Veronica Reardon - Urban Resources Initiative, WEEK 1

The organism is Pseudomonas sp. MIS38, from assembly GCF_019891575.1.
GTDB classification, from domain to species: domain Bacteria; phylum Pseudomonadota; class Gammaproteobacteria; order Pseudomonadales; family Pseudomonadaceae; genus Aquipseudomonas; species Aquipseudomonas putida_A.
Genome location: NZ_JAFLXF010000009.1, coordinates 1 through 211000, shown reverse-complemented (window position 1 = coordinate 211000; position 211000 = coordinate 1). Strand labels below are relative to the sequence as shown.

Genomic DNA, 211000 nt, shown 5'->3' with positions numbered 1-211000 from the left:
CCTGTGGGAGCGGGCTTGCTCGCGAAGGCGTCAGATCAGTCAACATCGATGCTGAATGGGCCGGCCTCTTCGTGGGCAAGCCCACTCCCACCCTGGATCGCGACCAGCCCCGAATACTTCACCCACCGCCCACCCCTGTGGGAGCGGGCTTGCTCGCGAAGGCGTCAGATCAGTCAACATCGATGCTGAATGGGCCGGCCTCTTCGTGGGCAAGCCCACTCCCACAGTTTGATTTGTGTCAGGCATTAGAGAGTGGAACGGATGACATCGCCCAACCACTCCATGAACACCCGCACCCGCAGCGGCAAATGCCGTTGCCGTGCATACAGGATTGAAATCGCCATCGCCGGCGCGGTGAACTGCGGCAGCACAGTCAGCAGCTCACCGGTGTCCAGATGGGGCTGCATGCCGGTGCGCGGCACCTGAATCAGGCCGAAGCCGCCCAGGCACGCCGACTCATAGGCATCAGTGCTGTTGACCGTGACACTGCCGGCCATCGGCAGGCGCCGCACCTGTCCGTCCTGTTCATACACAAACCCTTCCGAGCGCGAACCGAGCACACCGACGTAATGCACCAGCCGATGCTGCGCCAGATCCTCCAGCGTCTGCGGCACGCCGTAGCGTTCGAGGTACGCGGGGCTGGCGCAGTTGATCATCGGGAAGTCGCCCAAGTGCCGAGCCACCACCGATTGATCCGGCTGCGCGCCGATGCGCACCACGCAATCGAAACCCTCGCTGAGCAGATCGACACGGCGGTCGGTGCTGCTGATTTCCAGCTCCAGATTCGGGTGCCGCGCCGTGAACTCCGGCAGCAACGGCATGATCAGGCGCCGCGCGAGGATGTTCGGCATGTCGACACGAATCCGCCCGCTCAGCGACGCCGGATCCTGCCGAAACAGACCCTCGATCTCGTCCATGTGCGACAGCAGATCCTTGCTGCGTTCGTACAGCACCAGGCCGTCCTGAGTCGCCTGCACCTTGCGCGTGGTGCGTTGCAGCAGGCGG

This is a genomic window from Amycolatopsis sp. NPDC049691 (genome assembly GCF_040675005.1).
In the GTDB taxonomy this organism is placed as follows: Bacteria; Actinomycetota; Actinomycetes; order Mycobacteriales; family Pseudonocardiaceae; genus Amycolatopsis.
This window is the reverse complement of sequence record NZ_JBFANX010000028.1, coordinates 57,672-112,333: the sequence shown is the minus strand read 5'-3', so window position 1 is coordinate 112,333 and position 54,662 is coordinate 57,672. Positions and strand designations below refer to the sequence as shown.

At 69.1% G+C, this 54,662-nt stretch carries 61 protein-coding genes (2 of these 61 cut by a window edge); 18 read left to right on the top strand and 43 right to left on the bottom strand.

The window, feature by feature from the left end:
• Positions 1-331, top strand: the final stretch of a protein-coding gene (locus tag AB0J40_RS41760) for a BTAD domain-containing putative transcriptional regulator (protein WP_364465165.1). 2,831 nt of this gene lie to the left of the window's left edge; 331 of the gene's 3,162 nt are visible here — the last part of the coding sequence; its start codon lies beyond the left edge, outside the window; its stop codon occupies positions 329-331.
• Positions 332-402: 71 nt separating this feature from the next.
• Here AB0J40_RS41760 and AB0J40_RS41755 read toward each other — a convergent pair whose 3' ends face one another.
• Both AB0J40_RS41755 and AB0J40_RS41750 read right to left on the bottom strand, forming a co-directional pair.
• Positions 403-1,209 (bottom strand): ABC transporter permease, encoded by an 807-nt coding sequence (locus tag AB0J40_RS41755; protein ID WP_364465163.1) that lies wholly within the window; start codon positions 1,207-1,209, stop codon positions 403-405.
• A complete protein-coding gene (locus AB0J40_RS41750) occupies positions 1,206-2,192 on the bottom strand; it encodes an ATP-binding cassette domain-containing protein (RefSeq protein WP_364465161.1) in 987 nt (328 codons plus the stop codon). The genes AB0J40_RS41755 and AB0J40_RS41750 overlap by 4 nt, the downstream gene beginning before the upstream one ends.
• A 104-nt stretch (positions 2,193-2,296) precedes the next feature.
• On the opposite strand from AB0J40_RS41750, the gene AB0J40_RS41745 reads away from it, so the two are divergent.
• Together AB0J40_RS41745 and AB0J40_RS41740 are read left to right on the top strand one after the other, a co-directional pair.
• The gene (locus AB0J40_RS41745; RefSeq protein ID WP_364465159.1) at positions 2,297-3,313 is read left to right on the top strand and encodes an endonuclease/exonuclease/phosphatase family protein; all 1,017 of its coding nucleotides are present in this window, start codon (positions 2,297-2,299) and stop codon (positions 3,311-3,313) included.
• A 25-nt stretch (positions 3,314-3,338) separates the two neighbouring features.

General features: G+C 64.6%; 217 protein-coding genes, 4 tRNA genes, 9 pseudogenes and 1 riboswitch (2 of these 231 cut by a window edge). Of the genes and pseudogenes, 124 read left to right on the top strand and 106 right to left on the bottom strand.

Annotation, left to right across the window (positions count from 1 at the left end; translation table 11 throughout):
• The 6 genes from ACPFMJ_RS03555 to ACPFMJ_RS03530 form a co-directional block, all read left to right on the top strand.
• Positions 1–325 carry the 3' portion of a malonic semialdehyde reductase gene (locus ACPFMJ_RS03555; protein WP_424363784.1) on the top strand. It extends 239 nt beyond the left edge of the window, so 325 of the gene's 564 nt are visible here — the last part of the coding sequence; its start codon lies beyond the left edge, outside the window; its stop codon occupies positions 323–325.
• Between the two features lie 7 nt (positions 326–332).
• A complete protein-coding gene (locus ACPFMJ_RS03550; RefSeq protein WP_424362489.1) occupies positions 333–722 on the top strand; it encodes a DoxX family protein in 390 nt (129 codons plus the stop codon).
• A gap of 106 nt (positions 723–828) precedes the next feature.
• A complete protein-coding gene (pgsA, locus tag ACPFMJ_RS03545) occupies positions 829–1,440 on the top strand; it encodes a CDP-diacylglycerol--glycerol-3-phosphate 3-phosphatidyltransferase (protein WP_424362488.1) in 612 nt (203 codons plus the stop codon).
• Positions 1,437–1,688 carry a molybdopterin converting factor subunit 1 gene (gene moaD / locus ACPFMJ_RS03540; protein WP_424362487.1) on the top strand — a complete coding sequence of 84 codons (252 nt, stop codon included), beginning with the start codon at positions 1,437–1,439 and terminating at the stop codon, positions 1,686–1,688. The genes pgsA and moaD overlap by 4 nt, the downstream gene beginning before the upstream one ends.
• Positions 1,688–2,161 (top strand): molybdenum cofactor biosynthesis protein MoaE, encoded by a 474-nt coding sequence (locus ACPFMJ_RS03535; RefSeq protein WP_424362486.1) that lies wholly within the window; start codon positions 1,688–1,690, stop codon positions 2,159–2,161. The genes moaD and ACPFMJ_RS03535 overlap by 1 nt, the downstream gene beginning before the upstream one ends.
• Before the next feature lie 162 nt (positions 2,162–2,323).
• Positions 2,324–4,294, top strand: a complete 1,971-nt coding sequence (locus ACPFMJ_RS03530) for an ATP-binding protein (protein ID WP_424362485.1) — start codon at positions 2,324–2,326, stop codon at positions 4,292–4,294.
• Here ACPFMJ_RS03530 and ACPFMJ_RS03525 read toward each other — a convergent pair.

"Nice bike! You're going really fast!" I hear as I'm going down 33rd. I turn my head and I see one of my coworkers hanging out the window of the city truck we drive bikes around in. "Shut up!" I yell back, "I don't need your attitude!" Biking in Baltimore has been an experience and a half. Work is mainly in several parks around the city: Gwynn's Falls/Leakin Park, Lake Montebello, Druid Hill Park, and Middle Branch Park. I've biked to the first three. The most terrifying was definitely Leakin Park although biking on 33rd came in close second. Besides working on getting comfortable on a bike in the city, this week I've been on kayaking, canoeing, and biking programs. One of my favorites so far is our public biking program, which is very simple: we check out bikes to people for an optional donation (often then for free), in exchange for a photo ID so that they don't walk away with the bike. It turns out (not too surprisingly I guess) that folks like it when a program isn't about making money off of them, but is about giving them access to a resource. My supervisor will even teach people to ride if they want to try it but don't know how. People will come up and say they haven't biked in 40 years, and you get to watch them bike around the reservoir in Druid Hill Park or the lake at Lake Montebello, getting happier and more comfortable on a bike with each lap. While I know that Recreation and Parks seems like an unnecessary program, I've been thinking a lot this week about how there are many, many jobs that people do that benefit others, many of which aren't necessarily needed by us all. However, we'd all notice if those jobs weren't getting done, and things might be a little worse. If you don't have a roof over your head or food, of course riding bikes isn't going to be your first priority. Checking out bikes for no required charge doesn't fix major problems like homelessness. The idea of resources that can be available for everyone, though, and that the government and organizations can is an important one, and that's what I've been thinking about this week.